IMDb > I Am a Fugitive from a Chain Gang (1932)
I Am a Fugitive from a Chain Gang
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I Am a Fugitive from a Chain Gang (1932) More at IMDbPro »

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I Am a Fugitive from a Chain Gang -- Paul Muni is a World War I vet who is wrongly convicted of armed robbery and is sentenced to hard labor where he endures gross humiliation and torture at the hands of a sadistic warden.
I Am a Fugitive from a Chain Gang -- Trailer for this classic action drama

Overview

User Rating:
8.1/10   8,597 votes »
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Up 26% in popularity this week. See why on IMDbPro.
Director:
Writers:
Robert E. Burns (by)
Howard J. Green (screen play) ...
(more)
Contact:
View company contact information for I Am a Fugitive from a Chain Gang on IMDbPro.
Release Date:
19 November 1932 (USA) See more »
Genre:
Tagline:
Six sticks of dynamite that blasted his way to freedom... and awoke America's conscience!
Plot:
Wrongly convicted James Allen serves in the intolerable conditions of a southern chain gang, which later comes back to haunt him. Full summary » | Full synopsis »
Awards:
Nominated for 3 Oscars. Another 3 wins See more »
User Reviews:
"How Do You Live?" See more (329 total) »

Cast

  (in credits order) (verified as complete)

Paul Muni ... James Allen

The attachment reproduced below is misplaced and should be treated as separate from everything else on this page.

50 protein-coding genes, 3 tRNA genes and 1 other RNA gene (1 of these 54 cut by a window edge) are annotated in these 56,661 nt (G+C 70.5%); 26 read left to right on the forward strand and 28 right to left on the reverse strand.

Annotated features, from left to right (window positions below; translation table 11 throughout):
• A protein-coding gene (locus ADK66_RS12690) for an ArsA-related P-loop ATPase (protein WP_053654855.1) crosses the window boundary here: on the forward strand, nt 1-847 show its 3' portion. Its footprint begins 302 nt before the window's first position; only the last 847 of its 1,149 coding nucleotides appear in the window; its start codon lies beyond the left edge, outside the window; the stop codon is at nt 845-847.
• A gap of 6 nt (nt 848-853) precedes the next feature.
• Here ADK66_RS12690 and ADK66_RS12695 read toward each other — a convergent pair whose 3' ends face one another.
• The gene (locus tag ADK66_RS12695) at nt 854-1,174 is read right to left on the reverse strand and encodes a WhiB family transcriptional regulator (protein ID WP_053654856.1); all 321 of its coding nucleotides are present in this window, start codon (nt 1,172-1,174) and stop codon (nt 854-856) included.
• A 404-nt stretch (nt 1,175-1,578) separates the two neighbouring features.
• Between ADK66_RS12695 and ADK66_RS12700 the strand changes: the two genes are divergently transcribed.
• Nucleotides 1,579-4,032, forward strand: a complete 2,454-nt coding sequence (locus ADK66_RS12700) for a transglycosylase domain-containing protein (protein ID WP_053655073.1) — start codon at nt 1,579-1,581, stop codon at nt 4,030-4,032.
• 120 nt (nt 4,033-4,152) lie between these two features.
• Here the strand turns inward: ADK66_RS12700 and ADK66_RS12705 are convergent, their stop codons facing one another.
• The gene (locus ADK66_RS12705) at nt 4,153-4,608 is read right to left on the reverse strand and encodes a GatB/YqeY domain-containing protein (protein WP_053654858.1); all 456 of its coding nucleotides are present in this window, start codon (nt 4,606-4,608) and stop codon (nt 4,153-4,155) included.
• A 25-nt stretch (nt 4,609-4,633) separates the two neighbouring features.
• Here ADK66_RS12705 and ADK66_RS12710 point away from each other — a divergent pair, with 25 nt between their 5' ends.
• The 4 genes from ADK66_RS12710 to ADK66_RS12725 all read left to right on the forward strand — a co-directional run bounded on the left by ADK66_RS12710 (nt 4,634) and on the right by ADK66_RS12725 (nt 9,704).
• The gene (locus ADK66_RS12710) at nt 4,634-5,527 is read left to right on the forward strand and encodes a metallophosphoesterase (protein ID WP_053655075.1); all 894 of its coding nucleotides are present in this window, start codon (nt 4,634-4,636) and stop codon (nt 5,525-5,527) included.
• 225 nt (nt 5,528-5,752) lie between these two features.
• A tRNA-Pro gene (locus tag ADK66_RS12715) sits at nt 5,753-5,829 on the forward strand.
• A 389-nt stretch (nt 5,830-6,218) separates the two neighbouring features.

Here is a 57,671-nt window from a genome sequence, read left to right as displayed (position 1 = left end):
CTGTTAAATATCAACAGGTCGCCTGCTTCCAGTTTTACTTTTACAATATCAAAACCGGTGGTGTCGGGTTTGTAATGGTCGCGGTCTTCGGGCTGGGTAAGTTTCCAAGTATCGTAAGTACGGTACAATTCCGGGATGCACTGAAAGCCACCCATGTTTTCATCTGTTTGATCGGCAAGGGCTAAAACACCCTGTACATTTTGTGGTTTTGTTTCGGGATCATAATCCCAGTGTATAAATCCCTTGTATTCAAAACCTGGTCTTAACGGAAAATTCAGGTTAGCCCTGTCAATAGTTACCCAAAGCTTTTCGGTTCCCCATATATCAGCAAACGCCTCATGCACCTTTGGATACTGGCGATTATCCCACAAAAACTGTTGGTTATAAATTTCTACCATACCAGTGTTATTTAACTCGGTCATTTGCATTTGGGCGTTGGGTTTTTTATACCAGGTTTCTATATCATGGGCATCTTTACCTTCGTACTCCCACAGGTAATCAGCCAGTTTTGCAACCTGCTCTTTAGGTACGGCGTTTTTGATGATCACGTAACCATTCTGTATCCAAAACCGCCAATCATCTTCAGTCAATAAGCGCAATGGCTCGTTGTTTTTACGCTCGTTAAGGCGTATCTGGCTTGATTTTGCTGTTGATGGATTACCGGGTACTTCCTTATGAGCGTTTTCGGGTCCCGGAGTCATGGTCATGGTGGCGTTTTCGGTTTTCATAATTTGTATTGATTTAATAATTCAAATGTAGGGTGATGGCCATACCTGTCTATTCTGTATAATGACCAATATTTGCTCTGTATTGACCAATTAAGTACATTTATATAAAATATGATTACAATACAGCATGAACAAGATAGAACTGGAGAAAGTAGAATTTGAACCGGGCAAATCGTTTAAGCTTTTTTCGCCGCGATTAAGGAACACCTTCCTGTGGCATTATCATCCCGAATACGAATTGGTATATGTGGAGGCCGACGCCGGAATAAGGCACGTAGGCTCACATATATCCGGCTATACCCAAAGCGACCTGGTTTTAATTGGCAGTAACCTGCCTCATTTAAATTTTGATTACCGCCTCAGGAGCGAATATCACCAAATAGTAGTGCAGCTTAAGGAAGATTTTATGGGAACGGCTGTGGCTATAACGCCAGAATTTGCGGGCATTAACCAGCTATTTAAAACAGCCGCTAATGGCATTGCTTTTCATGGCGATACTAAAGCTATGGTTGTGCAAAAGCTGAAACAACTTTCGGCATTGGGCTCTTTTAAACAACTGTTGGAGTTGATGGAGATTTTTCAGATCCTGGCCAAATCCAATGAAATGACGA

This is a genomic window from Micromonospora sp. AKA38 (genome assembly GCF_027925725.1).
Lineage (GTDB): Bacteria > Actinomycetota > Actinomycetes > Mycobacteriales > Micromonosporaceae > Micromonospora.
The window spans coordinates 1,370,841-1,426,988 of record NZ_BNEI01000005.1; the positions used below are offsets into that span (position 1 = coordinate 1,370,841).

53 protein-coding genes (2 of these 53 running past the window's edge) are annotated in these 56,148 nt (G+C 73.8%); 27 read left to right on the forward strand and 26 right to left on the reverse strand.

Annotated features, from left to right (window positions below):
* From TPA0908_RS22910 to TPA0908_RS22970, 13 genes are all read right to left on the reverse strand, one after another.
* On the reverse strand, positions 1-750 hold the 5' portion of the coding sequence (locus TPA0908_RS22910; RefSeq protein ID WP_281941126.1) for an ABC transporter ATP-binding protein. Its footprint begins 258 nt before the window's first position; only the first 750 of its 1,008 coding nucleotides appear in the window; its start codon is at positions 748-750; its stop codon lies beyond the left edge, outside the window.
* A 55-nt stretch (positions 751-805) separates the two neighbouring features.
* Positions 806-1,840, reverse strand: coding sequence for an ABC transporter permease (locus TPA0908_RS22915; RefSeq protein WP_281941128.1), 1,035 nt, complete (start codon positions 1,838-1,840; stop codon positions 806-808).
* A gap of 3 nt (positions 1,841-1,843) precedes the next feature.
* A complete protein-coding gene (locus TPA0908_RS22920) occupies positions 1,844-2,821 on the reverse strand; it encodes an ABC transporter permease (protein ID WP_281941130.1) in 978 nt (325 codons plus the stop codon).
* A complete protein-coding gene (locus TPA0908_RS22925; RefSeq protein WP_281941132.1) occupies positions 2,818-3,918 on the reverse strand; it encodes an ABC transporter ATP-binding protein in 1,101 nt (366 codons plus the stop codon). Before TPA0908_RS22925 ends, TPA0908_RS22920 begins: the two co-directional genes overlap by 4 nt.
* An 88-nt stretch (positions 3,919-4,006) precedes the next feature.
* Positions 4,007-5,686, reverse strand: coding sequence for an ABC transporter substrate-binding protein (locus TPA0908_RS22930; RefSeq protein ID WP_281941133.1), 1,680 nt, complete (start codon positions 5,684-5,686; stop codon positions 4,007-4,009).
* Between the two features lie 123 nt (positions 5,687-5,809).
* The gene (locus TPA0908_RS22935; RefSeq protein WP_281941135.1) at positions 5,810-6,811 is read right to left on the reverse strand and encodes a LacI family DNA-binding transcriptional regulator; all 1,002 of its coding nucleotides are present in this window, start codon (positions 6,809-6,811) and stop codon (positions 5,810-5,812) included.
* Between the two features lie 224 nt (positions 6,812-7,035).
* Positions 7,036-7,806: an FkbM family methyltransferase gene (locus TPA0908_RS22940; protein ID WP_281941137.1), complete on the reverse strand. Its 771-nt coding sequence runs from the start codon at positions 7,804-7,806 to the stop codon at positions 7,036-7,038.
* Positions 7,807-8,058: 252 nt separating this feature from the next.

Glenda Farrell ... Marie
Helen Vinson ... Helen
Noel Francis ... Linda
Preston Foster ... Pete

Allen Jenkins ... Barney Sykes
Berton Churchill ... The Judge
Edward Ellis ... Bomber Wells
David Landau ... The Warden
Hale Hamilton ... Rev. Allen

Sally Blane ... Alice
Louise Carter ... Mother
Willard Robertson ... Prison Board Chairman
Robert McWade ... Attorney
Robert Warwick ... Fuller
William Le Maire ... A Texan (as William LeMaire)
rest of cast listed alphabetically:
Erville Alderson ... Police Chief (uncredited)
Irving Bacon ... Bill (uncredited)
Reginald Barlow ... Parker (uncredited)
James Bell ... Red (uncredited)
Everett Brown ... Sebastian T. Yale (uncredited)
Frederick Burton ... Southern Prison Official (uncredited)
A.S. 'Pop' Byron ... Cop in Barbershop (uncredited)
Eddy Chandler ... Job Foreman (uncredited)
Wallis Clark ... Chicago Lawyer (uncredited)

G. Pat Collins ... Wilson (uncredited)
George Cooper ... Vaudevillian (uncredited)
Jack Curtis ... Prison Guard (uncredited)

Douglass Dumbrille ... District Attorney (uncredited)
J. Frank Glendon ... Arresting Officer (uncredited)
Lew Kelly ... Diner Cook (uncredited)
Jack La Rue ... Ackerman (uncredited)
Edward LeSaint ... Chamber of Commerce Chairman (uncredited)
Walter Long ... Blacksmith (uncredited)
Jack Low ... Big Prisoner (uncredited)
John Marston ... Prison Commissioner (uncredited)
Charles McAvoy ... Cop (uncredited)
Edward McNamara ... 2nd Warden (uncredited)

Charles Middleton ... Train Conductor (uncredited)
Dennis O'Keefe ... Café Chateau Dancer (uncredited)
William Pawley ... Doggy (uncredited)
Charles Sellon ... Hot-Dog Stand Owner (uncredited)
Allen D. Sewall ... Train Station Guard (uncredited)
Lee Shumway ... Arresting Officer (uncredited)
William H. Strauss ... Pawnbroker (uncredited)
Sheila Terry ... Allen's Secretary (uncredited)
Fred 'Snowflake' Toones ... Marine on Ship (uncredited)
Jack Wise ... Tailor (uncredited)
Harry Woods ... Prison Guard (uncredited)

John Wray ... Nordine (uncredited)

Directed by
Mervyn LeRoy 
 
Writing credits
Robert E. Burns (by)

Howard J. Green (screen play) &
Brown Holmes (screen play)

Sheridan Gibney  screen play (uncredited)

Produced by
Hal B. Wallis .... executive producer (uncredited)
 
Original Music by
Bernhard Kaun (uncredited)
 
Cinematography by
Sol Polito (photography)